Information about the author.
William Logan has been called both the “preeminent poet-critic of his generation” and the “most hated man in American poetry.” For more than a quarter century, in the keen-witted and bare-knuckled reviews that have graced the New York Times Book Review, the Times Literary Supplement (London), and other journals, William Logan has delivered razor-sharp assessments of poets present and past. Logan, whom James Wolcott of Vanity Fair has praised as being “the best poetry critic in America,” vividly assays the most memorable and most damning features of a poet’s work. While his occasionally harsh judgments have raised some eyebrows and caused their share of controversy (a number of poets have offered to do him bodily harm), his readings offer the fresh and provocative perspectives of a passionate and uncompromising critic, unafraid to separate the tin from the gold. …[more]
William Logan has been called the most dangerous poetry critic since Randall Jarrell. A critic of intensity and savage wit, he is the most irritating and strong-minded reviewer of contemporary poetry we have. A survey of American, British, and Irish poetry in the eighties and early nineties, Reputations of the Tongue is a book of poetry criticism more honest than any since Jarrell’s Poetry and the Age.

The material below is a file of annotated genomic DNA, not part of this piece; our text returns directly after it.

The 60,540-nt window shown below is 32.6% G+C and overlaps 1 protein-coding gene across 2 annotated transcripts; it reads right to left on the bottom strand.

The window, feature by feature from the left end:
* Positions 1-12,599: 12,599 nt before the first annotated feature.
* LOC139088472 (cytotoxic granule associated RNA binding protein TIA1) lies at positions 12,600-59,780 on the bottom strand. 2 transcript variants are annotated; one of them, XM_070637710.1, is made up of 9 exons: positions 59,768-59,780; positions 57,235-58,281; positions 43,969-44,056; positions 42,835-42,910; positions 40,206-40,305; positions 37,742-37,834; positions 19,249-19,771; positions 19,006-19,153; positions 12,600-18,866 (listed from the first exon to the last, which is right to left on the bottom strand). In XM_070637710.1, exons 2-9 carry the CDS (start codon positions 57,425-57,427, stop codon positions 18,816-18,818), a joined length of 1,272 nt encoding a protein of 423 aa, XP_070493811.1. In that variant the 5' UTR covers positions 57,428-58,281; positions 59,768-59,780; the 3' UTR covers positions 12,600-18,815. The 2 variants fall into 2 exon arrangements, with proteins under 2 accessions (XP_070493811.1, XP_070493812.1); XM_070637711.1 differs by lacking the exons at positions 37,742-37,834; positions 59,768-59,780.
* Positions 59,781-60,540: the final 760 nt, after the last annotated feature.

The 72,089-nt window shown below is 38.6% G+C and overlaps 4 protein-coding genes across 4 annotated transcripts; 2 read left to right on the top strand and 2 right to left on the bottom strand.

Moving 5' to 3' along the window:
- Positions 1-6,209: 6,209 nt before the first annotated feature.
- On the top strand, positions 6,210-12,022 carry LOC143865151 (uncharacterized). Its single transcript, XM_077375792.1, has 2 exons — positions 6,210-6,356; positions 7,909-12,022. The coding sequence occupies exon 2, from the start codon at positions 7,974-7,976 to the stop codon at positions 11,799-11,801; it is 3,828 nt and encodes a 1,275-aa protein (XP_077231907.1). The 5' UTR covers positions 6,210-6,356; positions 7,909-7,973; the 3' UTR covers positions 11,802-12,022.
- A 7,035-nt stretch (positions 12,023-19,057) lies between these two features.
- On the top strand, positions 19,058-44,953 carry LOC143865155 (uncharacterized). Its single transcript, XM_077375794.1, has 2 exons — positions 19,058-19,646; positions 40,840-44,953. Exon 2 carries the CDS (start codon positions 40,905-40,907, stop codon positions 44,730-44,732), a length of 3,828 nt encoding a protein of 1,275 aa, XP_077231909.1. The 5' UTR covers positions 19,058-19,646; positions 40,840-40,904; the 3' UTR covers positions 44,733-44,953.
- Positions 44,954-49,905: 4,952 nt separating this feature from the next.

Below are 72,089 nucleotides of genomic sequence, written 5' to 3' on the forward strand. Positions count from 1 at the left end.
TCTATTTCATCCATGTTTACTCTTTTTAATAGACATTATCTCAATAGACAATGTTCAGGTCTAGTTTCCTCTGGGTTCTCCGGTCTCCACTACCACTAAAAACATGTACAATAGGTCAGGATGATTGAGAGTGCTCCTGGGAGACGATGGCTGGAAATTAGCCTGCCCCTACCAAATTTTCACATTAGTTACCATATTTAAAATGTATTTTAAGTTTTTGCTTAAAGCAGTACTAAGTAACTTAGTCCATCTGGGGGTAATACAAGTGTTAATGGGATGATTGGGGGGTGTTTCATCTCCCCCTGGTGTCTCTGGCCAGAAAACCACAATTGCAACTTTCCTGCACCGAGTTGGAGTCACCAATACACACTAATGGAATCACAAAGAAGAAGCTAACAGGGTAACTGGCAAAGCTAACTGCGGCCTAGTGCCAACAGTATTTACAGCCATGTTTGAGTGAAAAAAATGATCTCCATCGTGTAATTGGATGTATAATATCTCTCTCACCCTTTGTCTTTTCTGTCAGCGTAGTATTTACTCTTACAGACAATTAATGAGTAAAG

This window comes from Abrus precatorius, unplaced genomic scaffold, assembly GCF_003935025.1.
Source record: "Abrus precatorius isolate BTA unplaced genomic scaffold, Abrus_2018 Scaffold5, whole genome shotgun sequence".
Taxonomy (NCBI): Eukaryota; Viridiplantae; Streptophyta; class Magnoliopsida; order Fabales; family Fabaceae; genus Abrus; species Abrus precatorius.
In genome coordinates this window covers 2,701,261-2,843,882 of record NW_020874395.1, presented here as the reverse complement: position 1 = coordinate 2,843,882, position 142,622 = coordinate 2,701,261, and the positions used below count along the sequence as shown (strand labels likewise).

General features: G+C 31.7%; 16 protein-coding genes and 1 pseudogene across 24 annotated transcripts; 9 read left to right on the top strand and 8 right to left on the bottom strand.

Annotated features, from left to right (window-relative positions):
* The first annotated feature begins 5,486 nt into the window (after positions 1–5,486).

The book opens with an essay arguing with Eliot over tradition and individual talent; it closes with a close scrutiny of contemporary British and Irish poetry. At the heart of the book are long essays on W. H. Auden, W. D. Snodgrass, Donald Justice, and Geoffrey Hill—and the reviews of major and minor contemporary poets that have earned Logan his reputation.
Appearing in publications like the New York Times, Washington Post, Poetry, Parnassus, and…[more]